• 5 Ways Employees Should Prepare for the Workplace of the Future

    Miriam Salpeter
  • The Ripple Effect of Baby Boomer Retirement

    Dave Bernard

    The baby boomers have already begun to enter retirement age, and the decisions they make could have profound implications for the economy, health care system, and future generations of retirees. Today, approximately one in eight Americans is age 65 or older. By 2030, one in five people will be considered a senior citizen. And the number of baby boomers age 85 and older will expand to an estimated…

  • Working until 70 could ease retirement finances

    Susan Tompor

    Many Baby Boomers head to work each day and wonder, "So what's the number?"

    How many more years do they need to keep working? It turns out that if many of us could just keep working until age 70, we could be OK in retirement, according to a new study.

    Sure, 70 isn't the magic number that most people want to hear. Even so, knowing any number might be reassuring, if you're worried that you'd…

  • CDC: Baby boomers should be tested for hepatitis C

    eena Beasley

    All baby boomers should be tested for the hepatitis C virus, U.S. health officials said on Thursday, citing studies suggesting more than 2 million Americans born between 1945 and 1965 may be infected with the liver-destroying virus.

    Hepatitis C, which is transmitted through the blood, kills more than 15,000 Americans each year, mostly from illnesses such as cirrhosis and liver cancer, according…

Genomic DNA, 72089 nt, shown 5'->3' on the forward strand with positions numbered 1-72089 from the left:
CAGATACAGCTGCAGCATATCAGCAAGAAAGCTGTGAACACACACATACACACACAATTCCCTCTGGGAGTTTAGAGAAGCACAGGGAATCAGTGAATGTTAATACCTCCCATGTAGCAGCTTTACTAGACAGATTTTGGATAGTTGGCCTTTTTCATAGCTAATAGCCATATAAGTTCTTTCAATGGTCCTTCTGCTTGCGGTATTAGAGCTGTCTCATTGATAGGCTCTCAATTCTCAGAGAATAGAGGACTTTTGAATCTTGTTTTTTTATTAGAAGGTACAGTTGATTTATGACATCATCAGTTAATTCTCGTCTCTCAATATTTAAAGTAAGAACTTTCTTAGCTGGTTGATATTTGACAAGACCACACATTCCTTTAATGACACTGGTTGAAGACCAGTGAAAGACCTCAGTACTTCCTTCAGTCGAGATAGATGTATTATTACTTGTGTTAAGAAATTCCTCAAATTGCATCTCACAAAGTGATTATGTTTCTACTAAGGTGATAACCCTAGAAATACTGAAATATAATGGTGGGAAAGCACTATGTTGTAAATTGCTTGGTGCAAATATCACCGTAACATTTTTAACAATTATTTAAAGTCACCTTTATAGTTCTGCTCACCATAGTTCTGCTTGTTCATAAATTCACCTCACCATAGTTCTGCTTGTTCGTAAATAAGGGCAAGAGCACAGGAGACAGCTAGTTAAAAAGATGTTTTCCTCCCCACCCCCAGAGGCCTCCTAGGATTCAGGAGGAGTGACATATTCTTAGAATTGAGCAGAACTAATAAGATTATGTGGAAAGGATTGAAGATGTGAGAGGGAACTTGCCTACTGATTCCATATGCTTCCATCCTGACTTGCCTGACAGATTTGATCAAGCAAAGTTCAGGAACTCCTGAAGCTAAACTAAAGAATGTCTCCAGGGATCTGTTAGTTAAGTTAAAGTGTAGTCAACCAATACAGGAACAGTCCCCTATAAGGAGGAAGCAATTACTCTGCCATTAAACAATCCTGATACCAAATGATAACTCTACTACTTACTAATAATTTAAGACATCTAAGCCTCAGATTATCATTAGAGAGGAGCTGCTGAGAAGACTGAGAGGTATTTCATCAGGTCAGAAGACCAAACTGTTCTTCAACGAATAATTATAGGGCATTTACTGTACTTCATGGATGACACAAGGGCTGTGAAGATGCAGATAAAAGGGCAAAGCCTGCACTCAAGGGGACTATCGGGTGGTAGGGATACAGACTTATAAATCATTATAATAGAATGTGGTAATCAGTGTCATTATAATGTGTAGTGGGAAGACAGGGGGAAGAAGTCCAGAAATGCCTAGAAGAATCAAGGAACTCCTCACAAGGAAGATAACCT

• How Boomers' Generosity Hurts Their Retirement

    Kimberly Palmer

    As parents feel more pressure to support their children, their own financial stress grows

    In a poignant scene in HBO's Girls, the parents of a young twentysomething living in New York inform her that they will no longer be giving her money every month. She will need to get a job and learn how to support herself. Hannah, the twentysomething, protests. She later returns to her parents' hotel room to…

  • 6 Facts Baby Boomers Need to Know About Credit

    Gary Foreman

    From their first gas credit card after high school graduation to a financial world filled with rewards cards and penalty rates, baby boomers have seen the use of credit change dramatically in their lifetimes. And now they wonder how all these changes will affect them as they head into retirement. So let's take a look at six credit questions all boomers will need to answer:

    1. How do boomers’…

  • 10 ways to keep your mind sharp

    Beth Howard, AARP The Magazine

    Alzheimer’s isn’t inevitable. Many experts now believe you can prevent or at least delay dementia — even if you have a genetic predisposition. Reducing Alzheimer’s risk factors like obesity, diabetes, smoking and low physical activity by just 25 percent could prevent up to half a million cases of the disease in the United States, according to a recent analysis from the University of California in…

  • The Best Interview Tips For Older Job Seekers

    Arnie Fertig

    "I'm worried that the boss will hire someone far younger than me," is a statement often heard from older job hunters. In truth, chances are that younger candidates are in hot pursuit of that dream opportunity, and the issue of age in hiring practices is a real one.

    In the face of this competition, here are a few tips to turn your years of experience to your advantage: